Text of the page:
IBM Markets the Personal Computer (Great Events from History: North American Series)
Article abstract: Mass marketing of portable personal computers by International Business Machines marks the beginning of a revolution in business practices and communications.
Summary of Event
Although the historical roots of computers lay in ancient calculating devices of Babylonia and centuries of gradual enlargement of information storage and processing, the personal computer (PC) is a distinctly modern development. Its immediate ancestors were the World War II-era computers developed out of military necessity, notably the huge British Colossus, an electronic computer that enabled a secret decoding system known as Ultra to decode German military plans.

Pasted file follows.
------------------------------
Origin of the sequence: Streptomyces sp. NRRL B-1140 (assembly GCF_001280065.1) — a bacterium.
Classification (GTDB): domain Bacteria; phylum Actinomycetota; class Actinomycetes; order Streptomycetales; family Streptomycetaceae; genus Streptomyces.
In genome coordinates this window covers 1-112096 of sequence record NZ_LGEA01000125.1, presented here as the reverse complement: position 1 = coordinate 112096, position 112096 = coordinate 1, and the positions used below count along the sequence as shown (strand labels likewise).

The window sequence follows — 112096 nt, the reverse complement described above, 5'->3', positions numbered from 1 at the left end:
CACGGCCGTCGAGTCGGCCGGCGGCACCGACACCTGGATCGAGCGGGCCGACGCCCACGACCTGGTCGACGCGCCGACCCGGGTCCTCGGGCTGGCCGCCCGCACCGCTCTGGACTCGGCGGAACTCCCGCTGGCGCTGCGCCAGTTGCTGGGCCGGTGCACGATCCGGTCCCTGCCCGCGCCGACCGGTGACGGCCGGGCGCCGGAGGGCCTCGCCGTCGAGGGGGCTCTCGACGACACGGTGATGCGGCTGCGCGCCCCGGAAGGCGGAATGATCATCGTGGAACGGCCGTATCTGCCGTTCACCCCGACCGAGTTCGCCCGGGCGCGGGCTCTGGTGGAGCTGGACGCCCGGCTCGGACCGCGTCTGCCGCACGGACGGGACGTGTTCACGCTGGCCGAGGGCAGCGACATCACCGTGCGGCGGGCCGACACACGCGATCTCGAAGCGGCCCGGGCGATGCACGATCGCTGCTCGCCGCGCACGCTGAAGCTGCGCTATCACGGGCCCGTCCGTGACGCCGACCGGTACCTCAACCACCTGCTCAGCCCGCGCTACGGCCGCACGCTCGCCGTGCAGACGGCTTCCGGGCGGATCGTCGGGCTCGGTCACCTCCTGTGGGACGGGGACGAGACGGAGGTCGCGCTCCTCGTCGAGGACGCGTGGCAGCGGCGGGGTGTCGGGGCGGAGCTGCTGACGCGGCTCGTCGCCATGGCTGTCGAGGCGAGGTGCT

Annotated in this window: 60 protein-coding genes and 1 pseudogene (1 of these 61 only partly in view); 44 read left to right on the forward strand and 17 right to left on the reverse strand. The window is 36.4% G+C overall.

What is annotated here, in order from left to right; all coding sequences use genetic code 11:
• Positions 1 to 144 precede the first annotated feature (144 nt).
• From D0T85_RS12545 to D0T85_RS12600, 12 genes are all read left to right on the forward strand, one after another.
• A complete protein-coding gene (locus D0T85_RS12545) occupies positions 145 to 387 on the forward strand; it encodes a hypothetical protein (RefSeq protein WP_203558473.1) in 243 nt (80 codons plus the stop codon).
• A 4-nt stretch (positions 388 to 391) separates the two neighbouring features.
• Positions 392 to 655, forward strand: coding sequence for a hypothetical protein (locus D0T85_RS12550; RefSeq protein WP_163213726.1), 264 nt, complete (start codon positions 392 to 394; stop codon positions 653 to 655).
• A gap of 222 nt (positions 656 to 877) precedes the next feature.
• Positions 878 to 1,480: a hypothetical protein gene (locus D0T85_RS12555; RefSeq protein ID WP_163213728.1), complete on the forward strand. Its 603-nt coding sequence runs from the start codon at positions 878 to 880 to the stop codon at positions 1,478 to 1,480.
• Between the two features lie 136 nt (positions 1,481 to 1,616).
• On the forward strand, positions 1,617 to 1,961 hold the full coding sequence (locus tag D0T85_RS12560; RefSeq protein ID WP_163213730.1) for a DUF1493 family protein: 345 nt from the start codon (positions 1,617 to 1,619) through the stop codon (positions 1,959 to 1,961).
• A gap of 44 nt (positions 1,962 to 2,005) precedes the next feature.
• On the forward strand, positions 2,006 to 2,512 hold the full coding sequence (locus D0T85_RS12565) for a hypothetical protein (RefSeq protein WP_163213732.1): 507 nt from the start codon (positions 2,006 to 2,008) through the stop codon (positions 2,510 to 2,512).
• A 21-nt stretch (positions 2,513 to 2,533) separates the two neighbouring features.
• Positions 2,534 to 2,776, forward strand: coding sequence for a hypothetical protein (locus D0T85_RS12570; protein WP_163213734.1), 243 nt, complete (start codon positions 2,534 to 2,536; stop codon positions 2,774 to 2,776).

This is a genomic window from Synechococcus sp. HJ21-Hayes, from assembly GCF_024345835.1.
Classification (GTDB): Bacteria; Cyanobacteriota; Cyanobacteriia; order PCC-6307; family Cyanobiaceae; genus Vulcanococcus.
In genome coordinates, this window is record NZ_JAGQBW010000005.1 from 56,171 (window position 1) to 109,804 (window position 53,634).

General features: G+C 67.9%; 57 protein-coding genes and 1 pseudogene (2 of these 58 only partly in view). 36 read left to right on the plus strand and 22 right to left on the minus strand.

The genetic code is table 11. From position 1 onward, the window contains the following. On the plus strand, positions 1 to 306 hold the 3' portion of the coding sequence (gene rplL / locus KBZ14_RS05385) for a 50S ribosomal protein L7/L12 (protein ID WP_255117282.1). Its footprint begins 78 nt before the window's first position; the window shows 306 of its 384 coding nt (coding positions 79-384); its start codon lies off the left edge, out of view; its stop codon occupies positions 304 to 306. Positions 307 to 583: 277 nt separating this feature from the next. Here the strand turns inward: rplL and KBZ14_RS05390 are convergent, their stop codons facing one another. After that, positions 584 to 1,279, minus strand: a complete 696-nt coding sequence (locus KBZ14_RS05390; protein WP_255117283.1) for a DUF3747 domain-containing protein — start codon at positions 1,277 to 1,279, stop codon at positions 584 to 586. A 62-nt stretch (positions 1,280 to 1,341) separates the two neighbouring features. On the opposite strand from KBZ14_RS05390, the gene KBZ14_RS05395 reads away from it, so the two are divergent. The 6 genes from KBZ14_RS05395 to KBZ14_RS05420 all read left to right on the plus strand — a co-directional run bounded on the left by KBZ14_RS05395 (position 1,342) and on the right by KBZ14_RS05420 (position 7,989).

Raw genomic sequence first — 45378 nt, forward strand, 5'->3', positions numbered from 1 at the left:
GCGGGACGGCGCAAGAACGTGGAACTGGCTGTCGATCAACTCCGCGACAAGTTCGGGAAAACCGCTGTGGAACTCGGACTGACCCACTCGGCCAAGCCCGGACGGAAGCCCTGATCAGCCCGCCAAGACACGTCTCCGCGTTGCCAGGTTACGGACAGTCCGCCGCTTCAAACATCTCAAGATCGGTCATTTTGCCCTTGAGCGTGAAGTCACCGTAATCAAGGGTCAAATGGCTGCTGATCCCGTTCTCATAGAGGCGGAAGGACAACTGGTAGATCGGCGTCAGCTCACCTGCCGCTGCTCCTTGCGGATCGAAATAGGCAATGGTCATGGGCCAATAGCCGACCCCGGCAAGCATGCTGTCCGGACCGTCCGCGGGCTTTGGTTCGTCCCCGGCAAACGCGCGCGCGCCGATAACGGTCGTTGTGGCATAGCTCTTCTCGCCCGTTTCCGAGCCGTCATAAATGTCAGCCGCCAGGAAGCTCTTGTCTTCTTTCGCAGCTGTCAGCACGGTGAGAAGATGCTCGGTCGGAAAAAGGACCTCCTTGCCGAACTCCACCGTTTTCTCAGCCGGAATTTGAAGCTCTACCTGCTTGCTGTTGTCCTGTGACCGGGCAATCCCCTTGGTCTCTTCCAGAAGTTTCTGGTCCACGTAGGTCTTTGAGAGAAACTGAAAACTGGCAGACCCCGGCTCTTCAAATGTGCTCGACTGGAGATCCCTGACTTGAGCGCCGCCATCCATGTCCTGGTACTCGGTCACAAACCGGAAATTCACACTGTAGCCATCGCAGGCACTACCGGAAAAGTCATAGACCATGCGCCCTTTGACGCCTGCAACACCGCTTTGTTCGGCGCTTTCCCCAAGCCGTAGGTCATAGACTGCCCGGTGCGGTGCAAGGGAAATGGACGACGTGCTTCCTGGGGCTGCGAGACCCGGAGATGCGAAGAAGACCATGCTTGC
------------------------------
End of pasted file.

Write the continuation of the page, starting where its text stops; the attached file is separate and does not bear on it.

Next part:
Meanwhile, U.S. inventors at the Massachusetts Institute of Technology (MIT), the Stanford Research Institute, the Xerox Palo Alto Research Center, and the University of Pennsylvania, among others, reached new plateaus of computer technology. In 1946, an important breakthrough came with the ENIAC (Electronic Numerical Integrator and Calculator) at the University of Pennsylvania. It is considered the world’s first general-purpose electronic computer, because the Colossus had a single military cryptographic purpose.
Military computers, like their postwar successors, were large, extremely expensive, and impractical for personal and routine business use. Widely marketable personal computers, or PCs, had to await the development of the transistor...
(The entire section is 1696 words.)
Want to Read More?
Subscribe now to read the rest of this article. Plus get complete access to 30,000+ study guides!